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From Securities Regulation Daily, March 19, 2014

SEC charges broker and law firm clerk in serial insider trading scheme

By John Filar Atwood

The SEC charged stockbroker Vladimir Eydelman and law firm managing clerk Steven Metro with insider trading in connection with more than a dozen mergers or other transactions spanning a four-year period. Eydelman and Metro, who were linked through a mutual friend who acted as a middleman, realized illicit profits of $5.6 million as a result of the scheme, according to the Commission (SEC v. Eydelman, March 19, 2014).  

SEC’s allegations. The Commission claims that Metro, who works at Simpson Thacher & Bartlett in New York, obtained material nonpublic information about corporate clients involved in pending deals by accessing confidential documents in the law firm’s computer system. He tipped the middleman during in-person meetings at a coffee shop, and the middleman later met Eydelman, who was his stockbroker, at Grand Central Station in New York.

According to the SEC, the middleman tipped Eydelman, who was a registered representative at Oppenheimer and is now at Morgan Stanley, by showing him a post-it note or napkin with the relevant ticker symbol. Eydelman used the illicit tip to illegally trade on his own behalf as well as for family members, the middleman, and other customers. The middleman allocated a portion of his profits for eventual payment back to Metro in exchange for the inside information. Metro also personally traded in advance of at least two deals, the SEC claims.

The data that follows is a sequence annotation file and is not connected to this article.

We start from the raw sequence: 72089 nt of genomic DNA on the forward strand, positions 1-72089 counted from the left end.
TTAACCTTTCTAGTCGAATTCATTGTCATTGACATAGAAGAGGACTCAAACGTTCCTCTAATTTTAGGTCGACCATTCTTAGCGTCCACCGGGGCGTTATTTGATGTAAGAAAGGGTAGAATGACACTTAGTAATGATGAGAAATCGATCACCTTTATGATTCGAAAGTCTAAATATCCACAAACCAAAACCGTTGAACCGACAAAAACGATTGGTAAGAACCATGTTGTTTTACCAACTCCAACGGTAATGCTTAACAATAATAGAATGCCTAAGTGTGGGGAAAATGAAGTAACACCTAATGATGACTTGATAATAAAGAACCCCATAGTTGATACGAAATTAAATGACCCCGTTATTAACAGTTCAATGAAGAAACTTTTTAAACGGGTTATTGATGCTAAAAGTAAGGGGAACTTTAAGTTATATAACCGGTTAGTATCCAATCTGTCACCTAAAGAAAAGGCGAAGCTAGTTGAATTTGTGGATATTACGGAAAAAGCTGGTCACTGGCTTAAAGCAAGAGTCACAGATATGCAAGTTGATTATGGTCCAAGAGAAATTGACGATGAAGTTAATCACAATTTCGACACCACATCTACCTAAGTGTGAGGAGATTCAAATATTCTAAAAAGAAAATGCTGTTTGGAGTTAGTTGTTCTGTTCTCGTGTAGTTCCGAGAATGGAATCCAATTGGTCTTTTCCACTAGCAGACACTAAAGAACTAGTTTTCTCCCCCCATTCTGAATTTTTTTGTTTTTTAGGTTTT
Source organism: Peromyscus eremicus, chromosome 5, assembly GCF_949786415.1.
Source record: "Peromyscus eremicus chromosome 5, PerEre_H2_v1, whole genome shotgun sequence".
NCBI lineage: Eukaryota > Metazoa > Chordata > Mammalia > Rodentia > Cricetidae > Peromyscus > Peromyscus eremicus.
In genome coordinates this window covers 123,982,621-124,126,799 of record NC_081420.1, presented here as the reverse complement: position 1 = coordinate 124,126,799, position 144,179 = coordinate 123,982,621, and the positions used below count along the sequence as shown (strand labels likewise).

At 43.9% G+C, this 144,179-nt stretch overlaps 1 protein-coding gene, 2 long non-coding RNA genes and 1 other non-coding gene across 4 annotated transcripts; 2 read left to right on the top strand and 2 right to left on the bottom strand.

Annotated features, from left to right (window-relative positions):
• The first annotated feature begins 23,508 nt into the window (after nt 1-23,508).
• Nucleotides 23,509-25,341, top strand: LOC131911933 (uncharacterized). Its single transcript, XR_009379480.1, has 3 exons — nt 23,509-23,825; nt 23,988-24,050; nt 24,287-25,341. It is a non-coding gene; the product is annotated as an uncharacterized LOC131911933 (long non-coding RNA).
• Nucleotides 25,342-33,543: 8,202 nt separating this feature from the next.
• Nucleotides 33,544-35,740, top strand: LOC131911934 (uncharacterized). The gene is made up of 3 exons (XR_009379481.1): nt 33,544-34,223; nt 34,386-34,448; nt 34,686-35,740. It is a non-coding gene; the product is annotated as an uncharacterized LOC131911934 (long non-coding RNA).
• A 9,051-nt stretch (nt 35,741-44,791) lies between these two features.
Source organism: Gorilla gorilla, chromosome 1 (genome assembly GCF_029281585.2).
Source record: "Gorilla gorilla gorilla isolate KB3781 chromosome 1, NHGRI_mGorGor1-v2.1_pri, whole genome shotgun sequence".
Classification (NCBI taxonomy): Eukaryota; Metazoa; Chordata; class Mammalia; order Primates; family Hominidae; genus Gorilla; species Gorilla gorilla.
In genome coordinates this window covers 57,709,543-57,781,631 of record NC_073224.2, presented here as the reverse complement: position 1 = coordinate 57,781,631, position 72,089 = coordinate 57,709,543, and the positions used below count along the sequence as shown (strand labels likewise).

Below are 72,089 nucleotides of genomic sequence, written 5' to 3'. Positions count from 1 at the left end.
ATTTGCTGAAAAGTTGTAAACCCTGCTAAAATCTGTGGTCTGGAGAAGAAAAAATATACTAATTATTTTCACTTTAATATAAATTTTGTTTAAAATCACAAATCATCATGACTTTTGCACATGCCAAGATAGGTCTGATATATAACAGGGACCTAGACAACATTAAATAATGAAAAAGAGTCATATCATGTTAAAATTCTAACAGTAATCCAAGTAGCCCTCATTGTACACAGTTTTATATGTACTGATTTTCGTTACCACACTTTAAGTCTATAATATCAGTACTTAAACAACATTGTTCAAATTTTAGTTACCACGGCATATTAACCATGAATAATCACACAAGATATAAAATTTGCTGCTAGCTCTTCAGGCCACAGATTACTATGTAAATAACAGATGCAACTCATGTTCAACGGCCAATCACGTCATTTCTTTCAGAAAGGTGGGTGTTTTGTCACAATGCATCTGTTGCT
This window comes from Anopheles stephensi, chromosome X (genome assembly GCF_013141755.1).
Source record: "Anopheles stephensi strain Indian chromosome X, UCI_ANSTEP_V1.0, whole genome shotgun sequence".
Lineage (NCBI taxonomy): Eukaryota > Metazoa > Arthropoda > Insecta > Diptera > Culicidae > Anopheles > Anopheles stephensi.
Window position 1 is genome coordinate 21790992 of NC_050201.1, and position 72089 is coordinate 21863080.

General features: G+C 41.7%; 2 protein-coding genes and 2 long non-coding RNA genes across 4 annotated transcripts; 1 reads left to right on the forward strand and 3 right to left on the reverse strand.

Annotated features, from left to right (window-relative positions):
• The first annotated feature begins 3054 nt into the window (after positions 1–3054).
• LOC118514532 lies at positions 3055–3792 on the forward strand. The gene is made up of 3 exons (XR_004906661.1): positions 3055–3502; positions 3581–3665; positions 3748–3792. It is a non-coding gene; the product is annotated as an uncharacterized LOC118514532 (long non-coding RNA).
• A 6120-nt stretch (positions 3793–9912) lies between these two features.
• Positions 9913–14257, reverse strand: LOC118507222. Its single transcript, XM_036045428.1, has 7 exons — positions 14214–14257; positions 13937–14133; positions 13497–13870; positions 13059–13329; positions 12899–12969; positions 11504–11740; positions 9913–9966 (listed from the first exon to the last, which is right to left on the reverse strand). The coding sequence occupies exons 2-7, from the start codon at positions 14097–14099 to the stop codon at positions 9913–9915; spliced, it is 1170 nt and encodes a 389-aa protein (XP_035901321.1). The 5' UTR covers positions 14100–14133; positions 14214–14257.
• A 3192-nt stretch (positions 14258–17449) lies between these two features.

Sirius/Liberty Media deal. The SEC’s complaint states that the scheme began in February 2009 at a bar in New York City when Metro met the middleman, and the middleman expressed concern about his holdings in Sirius XM Radio and his fear that the company could go bankrupt. Metro divulged that Liberty Media Corp. planned to invest more than $500 million in Sirius and said he obtained this information by viewing documents at the law firm where he worked.

As a result of that conversation, the middleman called Eydelman and told him to buy additional shares of Sirius. After public announcement of the deal, the middleman told Metro that he had set aside $7,000 of his profits for Metro as a “thank you” for the information. The SEC alleges that Metro told the middleman to leave the money in his brokerage account and to invest it on Metro’s behalf based on confidential information that he planned to provide in the future. 

According to the SEC, Metro tipped and Eydelman traded on inside information for about 12 more companies over a four-year period. Eydelman also traded on inside information in the accounts of more than 50 of his brokerage customers. He earned substantial commissions as a result of this trading, and received bonuses from his employers based on his performance driven in large part by the profits garnered through the insider trading scheme.  The middleman’s agreement with Metro resulted in more than $168,000 being apportioned to Metro as his share of profits from the insider trading scheme in addition to his profits from personally trading in advance of at least two transactions.

Disgorgement and penalties. The SEC charged Metro and Eydelman with violating 1934 Act Secs. 10(b) and 14(e) and Rules 10b-5 and 14e-3, as well as 1933 Act Sec.17(a). A press release notes that the Commission is seeking a final judgment ordering Metro and Eydelman to pay disgorgement of their ill-gotten gains plus prejudgment interest and penalties, and permanent injunctions from future violations of these sections of the federal securities laws.

Attorneys: Stephan J. Schlegelmilch for the SEC.

Companies: Oppenheimer; Morgan Stanley; Sirius XM Radio; Liberty Media Corp.

MainStory: TopStory FraudManipulation Enforcement

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